San Francisco— Chanting “Comcast, you can’t hide, we can see your greedy side,” about 200 union representatives and community media group members demonstrated outside the National Show opening general session Sunday to draw attention to their grievances with the operator, the dominant provider in the San Francisco Bay Area.
The number of demonstrators was swelled by pro-union forces who had participated in a parade to honor late labor leader César Chávez earlier in the day.
“We’re the big guys on the block. That makes us a target,” said Comcast Corp. executive vice president David Cohen.
Sydney Levy of the Media Alliance noted that the city and county of San Francisco are about to launch a needs assessment as a prelude to refranchising negotiations with the operator.
“We want people to know and understand what they can try and get from Comcast,” he said.
Others, such as members of Media Alliance Marin, are angry over the operator’s decision to drop FM radio reception from the cable dial. Residents can’t get over-the-air signals because of the terrain, they said.
Consumers and the Alliance have complained to the county Board of Supervisors and its telecommunications commission, which have asked Comcast to reconsider.
Cohen referred to the FM service as a “vestige,” adding that the majority of subscribers prefer the higher-fidelity, commercial-free music on Music Choice, a Comcast-owned product.
The National Hispanic Media Coalition also criticized Comcast, asserting the operator could do more to diversify its workforce, especially the executive ranks.
They passed out a flyer noting that Comcast has no Hispanics on its board of directors, even though they’ve filled six openings since 2002. The organization also cited figures from 2002, when Comcast had acquired AT&T Broadband, indicating only 3% of managers and more senior officials were Hispanic.
Cohen, who was a keynote speaker at the National Association for Multi-Ethnicity in Communications breakfast touting Comcast’s advances in promoting diversity, was surprised by the criticism, because the NHMC never asked the company for employment statistics or asked to meet with executives before joining the protest. Cohen said the organization couldn’t tell him where they collected the figures quoted at the protest.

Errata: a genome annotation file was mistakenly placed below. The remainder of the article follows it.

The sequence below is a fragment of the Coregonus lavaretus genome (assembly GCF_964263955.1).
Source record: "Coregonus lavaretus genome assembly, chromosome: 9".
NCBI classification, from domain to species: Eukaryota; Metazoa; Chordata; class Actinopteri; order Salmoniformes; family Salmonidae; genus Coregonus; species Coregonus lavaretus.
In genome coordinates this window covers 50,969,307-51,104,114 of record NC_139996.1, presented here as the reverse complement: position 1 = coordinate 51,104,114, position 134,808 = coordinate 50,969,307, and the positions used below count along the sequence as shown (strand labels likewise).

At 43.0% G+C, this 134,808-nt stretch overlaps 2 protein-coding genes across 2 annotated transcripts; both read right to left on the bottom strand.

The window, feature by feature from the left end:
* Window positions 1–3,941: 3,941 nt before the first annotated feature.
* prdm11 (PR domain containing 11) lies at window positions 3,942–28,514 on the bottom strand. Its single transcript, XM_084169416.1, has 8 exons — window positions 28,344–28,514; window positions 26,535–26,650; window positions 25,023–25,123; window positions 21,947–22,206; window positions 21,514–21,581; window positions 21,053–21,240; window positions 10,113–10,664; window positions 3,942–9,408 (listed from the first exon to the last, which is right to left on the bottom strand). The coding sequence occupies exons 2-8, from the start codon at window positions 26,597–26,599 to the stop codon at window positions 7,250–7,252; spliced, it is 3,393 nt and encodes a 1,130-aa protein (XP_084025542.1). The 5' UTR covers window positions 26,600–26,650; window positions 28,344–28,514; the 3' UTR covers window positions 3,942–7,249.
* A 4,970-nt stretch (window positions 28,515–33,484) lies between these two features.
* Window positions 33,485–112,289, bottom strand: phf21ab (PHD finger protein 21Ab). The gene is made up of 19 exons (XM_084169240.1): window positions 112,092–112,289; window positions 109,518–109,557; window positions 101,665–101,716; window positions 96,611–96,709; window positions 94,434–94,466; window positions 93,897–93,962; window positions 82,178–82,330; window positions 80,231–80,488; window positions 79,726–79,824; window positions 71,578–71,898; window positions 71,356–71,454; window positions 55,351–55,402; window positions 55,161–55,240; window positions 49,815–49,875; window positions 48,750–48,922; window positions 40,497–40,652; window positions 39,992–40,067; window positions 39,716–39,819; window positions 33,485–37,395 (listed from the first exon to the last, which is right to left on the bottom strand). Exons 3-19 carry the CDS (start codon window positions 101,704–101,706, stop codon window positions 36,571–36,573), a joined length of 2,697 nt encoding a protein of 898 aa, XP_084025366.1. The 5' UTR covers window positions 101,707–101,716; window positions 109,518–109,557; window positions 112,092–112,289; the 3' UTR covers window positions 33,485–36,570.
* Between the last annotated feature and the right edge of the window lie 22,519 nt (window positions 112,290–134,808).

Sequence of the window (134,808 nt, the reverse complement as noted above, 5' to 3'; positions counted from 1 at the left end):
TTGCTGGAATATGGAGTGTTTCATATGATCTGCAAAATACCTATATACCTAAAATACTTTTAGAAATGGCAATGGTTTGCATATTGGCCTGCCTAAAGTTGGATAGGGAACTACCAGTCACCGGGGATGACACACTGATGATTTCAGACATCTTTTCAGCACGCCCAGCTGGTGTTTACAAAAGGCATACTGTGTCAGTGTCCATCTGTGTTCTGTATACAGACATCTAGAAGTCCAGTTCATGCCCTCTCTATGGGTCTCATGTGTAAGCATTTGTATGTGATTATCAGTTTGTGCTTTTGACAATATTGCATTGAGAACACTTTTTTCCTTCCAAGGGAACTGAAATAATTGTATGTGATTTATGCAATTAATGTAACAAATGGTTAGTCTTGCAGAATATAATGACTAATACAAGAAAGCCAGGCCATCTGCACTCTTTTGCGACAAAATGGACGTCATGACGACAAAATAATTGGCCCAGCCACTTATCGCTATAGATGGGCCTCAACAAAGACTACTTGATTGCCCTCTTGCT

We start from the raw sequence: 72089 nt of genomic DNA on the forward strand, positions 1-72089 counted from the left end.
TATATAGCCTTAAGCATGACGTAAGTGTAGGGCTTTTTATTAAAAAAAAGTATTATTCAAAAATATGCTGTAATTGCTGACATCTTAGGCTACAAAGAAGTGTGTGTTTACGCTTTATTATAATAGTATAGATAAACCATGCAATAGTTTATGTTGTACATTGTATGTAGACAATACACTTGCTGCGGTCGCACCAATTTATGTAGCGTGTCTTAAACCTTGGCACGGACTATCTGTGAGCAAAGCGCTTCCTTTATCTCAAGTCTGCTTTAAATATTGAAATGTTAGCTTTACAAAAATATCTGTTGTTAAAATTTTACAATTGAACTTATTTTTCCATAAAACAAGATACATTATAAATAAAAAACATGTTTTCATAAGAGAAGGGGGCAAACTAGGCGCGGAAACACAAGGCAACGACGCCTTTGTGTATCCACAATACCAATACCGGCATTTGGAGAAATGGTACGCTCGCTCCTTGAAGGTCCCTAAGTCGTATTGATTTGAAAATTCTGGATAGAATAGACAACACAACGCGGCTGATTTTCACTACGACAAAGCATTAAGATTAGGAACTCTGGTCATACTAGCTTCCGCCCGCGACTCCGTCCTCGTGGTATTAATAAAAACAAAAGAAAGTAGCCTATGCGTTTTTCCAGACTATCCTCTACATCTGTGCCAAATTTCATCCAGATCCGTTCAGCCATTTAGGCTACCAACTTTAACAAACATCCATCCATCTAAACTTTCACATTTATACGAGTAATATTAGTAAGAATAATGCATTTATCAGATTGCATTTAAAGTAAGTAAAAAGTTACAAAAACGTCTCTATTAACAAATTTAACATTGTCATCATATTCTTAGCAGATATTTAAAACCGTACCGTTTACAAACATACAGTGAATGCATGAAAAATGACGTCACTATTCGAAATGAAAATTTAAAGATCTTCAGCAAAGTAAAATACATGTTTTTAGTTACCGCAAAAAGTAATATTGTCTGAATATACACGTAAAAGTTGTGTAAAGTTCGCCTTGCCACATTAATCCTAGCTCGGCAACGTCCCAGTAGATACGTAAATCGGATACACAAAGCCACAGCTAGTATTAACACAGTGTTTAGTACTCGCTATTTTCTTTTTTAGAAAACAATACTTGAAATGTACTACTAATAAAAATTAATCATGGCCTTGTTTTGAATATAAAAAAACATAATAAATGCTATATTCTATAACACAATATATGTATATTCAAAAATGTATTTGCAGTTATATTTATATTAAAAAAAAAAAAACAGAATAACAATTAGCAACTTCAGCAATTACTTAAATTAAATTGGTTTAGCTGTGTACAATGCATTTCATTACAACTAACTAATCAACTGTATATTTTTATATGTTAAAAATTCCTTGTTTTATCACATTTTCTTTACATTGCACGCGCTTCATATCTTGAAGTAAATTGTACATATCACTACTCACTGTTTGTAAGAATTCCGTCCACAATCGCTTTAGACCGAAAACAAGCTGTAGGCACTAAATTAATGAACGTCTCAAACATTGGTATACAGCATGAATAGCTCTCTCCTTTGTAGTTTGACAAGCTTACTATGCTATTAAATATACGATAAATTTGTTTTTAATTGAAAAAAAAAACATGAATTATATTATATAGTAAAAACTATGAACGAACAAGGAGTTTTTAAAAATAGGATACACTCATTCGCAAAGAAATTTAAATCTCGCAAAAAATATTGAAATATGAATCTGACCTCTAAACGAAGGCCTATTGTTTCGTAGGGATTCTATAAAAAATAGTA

Since 2002, Comcast has increased the Hispanic portion of its workforce from 7% to the current level of 11%. In 2002, he added, 2% of management level employees were Hispanic, and now it’s at 2.6%.
“We’re enormously proud of our outreach,” he said, adding he’s contacted the Hispanic group and will meet with them in the next two weeks.
Comcast’s most frequent critic, the Communications Workers of America, was out in force. They brought broken televisions to the rally, embossed with the phrase “Comcast Doesn’t Care,” which they destroyed during the protest.
CWA has had limited success attempting to organize Comcast business units. Some union shops have held votes to disband the union, Cohen noted.
CABLE MEANS GROWTH
That union sees cable as a growth opportunity, the Comcast executive said, and it made some strides organizing former Tele-Communications Inc. system workers who were fearful of a new employment culture when AT&T Corp. moved into cable. Cohen said he believed those same workers “breathed a sigh of relief” when Comcast took over those cable systems.
John Dugan of CWA District 9 said the union would like to organize some of Comcast’s 5,000 Bay area workers. Some of the demonstrators identified themselves to reporters as Comcast workers, but said they could not give their names or business units.
They claimed Comcast has issued a policy warning that any employee who publicly criticizes the company will be terminated.
“That’s untrue,” Cohen said.
Dugan said the rally was an effort to “raise public awareness of what a bully Comcast is,” he said, especially when the operator uses its corporate strength to muscle local communities during refranchising.
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